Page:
Hydrogen for Decarbonisation: three critical factors

27 October, 2021

Using hydrogen as a lever in the decarbonisation of heavy industry requires interplay between new business models, industrial ecosystems and technology says Crispin Keanie, Managing Partner Industrial, Chemicals and Energy.

With net zero targets on the horizon, hydrogen is considered an important part of the industrial decarbonisation equation. However, more work is needed to ensure it can play a meaningful and effective role. An important aspect of this is accelerating the transition from grey to blue to green hydrogen.

The progression to blue and green hydrogen

From a commercial perspective, grey hydrogen’s low price point can make it difficult to justify a move towards lower carbon alternatives. However, this is likely to change, with some countries expected to set a much higher minimum price within the next decade. Combined with the environmental, social and governance (ESG) commitments being made by many businesses, we expect the balance to tip in favour of blue hydrogen by 2030. It’s widely believed that blue hydrogen will act as a stepping-stone to the widespread use of net zero green hydrogen by 2050.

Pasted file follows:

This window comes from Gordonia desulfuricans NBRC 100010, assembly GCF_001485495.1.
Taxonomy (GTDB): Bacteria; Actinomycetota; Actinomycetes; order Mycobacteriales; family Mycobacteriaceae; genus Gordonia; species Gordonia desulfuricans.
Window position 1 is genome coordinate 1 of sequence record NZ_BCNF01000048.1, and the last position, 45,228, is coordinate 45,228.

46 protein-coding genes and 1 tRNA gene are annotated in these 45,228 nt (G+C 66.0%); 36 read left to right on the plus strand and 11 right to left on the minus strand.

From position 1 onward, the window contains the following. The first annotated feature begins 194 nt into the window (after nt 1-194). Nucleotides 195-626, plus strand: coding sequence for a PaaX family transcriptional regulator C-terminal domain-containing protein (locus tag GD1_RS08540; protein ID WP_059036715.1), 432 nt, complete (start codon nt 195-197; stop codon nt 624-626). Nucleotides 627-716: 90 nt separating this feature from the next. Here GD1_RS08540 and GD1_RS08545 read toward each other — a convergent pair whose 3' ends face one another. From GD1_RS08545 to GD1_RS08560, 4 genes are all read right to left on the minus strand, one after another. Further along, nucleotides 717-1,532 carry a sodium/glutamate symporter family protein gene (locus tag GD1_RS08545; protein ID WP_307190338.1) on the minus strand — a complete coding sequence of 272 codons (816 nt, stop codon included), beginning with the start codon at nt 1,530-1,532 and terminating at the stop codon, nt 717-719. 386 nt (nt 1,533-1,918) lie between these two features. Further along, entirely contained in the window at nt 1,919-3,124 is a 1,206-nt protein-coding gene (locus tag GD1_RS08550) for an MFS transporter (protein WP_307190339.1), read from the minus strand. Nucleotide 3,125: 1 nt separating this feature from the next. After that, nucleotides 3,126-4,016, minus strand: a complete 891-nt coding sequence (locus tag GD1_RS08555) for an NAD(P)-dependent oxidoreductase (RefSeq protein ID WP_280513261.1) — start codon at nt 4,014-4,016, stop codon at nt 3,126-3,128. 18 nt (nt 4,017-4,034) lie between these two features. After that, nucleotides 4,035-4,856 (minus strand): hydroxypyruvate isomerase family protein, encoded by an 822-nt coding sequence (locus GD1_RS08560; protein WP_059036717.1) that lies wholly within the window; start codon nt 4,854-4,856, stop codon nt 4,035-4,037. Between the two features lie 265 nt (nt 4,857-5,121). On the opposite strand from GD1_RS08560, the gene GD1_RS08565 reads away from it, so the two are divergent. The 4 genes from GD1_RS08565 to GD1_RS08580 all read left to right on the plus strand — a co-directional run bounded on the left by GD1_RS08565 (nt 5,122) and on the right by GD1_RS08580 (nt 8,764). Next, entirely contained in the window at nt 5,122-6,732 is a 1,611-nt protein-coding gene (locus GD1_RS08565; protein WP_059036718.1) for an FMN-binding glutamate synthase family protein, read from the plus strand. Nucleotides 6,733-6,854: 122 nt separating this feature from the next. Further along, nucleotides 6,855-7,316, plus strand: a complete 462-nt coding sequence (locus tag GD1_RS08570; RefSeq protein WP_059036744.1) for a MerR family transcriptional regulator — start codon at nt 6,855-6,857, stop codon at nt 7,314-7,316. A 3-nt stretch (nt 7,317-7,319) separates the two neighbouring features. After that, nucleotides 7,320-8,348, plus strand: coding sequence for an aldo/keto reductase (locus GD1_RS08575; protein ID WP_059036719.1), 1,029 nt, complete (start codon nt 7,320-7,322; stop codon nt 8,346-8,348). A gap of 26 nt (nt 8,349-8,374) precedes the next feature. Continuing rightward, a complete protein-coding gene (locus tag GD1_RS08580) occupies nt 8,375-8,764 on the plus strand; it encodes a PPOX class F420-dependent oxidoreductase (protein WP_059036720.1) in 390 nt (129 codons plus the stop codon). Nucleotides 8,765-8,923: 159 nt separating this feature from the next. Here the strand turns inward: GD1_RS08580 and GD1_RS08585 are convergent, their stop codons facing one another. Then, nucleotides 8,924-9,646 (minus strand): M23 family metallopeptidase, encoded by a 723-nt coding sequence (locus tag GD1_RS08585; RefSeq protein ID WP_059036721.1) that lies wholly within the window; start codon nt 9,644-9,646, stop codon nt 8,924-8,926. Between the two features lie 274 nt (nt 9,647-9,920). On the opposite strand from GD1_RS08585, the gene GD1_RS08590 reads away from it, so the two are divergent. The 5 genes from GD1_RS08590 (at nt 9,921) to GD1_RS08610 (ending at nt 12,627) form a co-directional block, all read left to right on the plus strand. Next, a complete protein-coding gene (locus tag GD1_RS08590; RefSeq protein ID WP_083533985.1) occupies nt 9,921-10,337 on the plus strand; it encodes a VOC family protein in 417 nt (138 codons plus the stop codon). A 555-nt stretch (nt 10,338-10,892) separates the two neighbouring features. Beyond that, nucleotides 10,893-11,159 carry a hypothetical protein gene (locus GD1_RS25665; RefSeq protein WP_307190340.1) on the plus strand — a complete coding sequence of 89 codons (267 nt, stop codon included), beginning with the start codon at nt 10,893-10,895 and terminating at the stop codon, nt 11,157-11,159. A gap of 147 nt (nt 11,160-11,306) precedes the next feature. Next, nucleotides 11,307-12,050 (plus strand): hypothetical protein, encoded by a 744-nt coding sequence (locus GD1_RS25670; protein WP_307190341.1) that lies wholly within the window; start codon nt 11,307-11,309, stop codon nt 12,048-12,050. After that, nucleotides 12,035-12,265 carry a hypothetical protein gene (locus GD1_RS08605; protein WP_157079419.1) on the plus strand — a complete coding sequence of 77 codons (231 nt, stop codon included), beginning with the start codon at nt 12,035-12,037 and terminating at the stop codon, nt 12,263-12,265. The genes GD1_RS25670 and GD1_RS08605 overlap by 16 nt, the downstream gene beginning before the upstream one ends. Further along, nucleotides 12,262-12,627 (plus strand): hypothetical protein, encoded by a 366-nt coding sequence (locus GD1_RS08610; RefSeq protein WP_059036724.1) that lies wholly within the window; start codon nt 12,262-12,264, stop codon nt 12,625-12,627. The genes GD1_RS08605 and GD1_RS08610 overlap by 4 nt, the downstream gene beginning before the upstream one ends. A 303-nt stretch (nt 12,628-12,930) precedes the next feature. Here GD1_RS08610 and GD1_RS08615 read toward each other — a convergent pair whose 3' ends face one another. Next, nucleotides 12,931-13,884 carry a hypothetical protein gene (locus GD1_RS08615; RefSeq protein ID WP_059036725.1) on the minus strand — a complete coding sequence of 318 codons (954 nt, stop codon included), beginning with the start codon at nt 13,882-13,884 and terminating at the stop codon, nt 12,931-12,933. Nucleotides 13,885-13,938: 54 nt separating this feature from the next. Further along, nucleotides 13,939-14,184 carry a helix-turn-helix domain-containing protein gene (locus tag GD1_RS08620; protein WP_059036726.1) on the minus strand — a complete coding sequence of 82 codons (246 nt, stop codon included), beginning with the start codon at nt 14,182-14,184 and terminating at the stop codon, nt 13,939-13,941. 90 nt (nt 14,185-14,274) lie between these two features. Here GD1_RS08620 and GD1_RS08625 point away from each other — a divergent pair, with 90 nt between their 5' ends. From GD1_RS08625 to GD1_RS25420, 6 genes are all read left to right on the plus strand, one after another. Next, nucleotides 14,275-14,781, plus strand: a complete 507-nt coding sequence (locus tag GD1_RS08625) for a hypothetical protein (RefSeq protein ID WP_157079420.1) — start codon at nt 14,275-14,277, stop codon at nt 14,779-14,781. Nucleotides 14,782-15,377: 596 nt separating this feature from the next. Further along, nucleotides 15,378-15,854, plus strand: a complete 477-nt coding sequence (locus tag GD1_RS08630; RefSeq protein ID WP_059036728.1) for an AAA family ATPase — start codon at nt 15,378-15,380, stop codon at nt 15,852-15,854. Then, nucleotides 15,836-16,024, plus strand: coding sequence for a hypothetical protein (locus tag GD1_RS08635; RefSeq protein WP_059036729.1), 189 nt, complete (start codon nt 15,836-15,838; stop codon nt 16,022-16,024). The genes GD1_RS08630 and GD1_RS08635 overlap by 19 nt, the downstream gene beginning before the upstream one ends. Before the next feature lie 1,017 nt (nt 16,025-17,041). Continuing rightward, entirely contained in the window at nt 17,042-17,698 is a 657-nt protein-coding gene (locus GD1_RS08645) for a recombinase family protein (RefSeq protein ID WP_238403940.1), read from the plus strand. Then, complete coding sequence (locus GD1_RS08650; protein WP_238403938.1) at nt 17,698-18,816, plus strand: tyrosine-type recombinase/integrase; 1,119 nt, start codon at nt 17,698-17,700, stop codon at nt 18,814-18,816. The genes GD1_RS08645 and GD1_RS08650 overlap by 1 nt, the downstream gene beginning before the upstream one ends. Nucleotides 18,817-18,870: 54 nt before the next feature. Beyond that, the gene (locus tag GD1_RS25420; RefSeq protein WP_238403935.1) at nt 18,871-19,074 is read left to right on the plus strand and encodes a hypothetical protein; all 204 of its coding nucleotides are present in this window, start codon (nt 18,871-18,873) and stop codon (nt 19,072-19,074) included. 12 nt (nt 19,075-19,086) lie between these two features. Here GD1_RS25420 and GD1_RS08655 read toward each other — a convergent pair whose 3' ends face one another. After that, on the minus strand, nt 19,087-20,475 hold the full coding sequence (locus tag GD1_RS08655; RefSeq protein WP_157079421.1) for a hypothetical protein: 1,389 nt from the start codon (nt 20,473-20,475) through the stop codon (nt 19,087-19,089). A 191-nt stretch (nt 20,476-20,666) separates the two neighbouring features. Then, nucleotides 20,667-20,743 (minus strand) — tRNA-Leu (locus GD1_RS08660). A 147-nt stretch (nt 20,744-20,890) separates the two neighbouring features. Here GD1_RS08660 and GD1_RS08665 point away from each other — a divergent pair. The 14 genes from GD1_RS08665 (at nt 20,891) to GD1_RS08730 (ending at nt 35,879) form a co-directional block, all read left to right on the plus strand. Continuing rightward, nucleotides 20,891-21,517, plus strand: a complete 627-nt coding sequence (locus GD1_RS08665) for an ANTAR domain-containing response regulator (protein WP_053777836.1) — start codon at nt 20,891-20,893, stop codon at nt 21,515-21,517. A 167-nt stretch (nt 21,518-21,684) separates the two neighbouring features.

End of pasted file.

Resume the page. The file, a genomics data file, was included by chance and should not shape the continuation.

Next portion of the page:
Right now, the processes involved in green hydrogen production – electrolysis driven by renewable energy sources – are very expensive. While it offers an attractive zero-carbon prospect, it’s a long way from being the dependable and commercially viable solution that industry is looking for.

In the meantime, there’s a need to quicken progress towards increased use of blue hydrogen to ensure it delivers the significant improvement upon grey hydrogen. Given that its production is dependent on natural gas and CO2 is a by-product, this is far from straightforward and has resulted in debate within the industry. To ensure it delivers the improvement on grey hydrogen, it requires industry to step-up to the challenges of reducing transportation leaks, achieving high levels of CO2 capture and scaling up the CO2 storage/ utilisation mechanisms blue hydrogen relies upon. Innovation in this space needs to be considered in parallel to that for green hydrogen which we expect to be the long-term production method.